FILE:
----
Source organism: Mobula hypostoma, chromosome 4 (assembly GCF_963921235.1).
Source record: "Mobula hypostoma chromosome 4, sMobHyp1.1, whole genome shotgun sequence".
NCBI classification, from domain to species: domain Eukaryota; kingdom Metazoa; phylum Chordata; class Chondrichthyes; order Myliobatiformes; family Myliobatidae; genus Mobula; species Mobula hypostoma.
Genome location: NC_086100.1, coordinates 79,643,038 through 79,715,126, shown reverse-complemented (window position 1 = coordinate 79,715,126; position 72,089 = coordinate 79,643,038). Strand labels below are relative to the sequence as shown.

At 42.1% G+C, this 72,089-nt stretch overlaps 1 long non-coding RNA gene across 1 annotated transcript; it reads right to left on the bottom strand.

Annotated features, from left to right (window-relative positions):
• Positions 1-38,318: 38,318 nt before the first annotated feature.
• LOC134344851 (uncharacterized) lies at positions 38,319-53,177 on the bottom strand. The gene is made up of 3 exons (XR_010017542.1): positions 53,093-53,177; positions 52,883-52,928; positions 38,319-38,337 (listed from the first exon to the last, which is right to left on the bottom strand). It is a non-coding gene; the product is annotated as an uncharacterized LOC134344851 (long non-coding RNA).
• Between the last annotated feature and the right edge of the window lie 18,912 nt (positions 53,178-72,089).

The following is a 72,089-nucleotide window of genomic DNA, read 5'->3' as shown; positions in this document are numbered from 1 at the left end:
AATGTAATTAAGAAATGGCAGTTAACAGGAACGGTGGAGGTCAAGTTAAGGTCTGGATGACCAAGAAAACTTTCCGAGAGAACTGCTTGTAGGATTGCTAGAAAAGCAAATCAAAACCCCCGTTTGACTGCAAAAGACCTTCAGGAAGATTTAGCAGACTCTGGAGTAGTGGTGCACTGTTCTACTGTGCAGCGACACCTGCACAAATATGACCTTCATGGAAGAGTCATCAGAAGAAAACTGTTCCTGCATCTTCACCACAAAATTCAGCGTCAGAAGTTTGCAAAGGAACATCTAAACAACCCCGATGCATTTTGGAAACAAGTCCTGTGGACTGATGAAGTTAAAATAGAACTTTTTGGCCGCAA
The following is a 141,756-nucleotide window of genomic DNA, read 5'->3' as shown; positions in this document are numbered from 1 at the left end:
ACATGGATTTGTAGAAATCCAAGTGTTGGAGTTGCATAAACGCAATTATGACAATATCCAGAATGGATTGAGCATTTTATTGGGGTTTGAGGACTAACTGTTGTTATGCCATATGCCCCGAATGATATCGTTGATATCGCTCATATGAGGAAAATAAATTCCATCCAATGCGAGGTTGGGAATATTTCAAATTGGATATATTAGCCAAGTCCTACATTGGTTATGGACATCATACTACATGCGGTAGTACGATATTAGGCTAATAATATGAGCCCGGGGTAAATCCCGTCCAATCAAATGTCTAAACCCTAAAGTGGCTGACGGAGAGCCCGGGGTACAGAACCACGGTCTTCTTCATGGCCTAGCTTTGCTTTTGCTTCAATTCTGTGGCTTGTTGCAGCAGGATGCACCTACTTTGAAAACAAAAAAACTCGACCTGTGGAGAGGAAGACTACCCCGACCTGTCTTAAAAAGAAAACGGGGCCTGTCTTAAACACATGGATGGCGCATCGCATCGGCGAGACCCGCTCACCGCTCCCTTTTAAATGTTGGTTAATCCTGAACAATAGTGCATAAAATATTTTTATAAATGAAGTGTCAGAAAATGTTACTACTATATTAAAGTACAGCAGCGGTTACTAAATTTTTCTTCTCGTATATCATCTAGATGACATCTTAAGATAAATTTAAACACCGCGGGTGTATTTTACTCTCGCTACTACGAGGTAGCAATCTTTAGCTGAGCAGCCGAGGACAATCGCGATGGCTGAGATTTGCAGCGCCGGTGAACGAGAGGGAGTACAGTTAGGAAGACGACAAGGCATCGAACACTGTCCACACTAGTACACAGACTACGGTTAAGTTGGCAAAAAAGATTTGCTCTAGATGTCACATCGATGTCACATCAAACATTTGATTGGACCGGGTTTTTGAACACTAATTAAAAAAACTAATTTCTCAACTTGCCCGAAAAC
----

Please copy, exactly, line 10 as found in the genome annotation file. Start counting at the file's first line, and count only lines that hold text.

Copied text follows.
The following is a 72,089-nucleotide window of genomic DNA, read 5'->3' as shown; positions in this document are numbered from 1 at the left end: